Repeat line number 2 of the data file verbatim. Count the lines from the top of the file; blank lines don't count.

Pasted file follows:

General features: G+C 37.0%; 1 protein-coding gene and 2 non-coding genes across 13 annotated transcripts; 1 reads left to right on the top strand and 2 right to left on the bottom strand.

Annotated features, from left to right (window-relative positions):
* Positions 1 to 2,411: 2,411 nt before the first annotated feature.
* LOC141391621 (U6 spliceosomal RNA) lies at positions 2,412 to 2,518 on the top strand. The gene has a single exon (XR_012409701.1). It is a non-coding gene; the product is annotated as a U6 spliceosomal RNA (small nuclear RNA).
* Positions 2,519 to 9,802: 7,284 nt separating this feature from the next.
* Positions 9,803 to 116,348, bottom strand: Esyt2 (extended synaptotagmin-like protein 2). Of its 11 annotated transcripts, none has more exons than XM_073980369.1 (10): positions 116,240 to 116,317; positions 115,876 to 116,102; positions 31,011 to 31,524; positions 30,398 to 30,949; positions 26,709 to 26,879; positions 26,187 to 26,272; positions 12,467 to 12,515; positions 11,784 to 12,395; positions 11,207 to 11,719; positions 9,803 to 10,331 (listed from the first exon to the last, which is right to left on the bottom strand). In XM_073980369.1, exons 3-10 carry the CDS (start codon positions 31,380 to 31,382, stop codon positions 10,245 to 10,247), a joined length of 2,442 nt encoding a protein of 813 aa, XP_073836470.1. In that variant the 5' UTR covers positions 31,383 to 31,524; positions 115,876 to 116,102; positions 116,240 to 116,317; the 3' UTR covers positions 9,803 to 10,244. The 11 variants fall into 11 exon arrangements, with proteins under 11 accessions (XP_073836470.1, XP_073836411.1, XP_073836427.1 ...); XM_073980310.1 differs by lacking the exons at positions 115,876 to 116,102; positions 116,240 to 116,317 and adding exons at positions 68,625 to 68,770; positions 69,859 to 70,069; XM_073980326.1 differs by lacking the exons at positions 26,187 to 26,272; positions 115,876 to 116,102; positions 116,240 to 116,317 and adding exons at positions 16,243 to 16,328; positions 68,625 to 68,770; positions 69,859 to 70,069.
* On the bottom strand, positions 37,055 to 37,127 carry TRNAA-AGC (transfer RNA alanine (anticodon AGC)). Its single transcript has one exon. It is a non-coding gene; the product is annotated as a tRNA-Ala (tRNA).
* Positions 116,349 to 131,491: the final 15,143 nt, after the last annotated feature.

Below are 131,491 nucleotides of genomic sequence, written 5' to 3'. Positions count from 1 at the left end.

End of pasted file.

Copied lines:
Annotated features, from left to right (window-relative positions):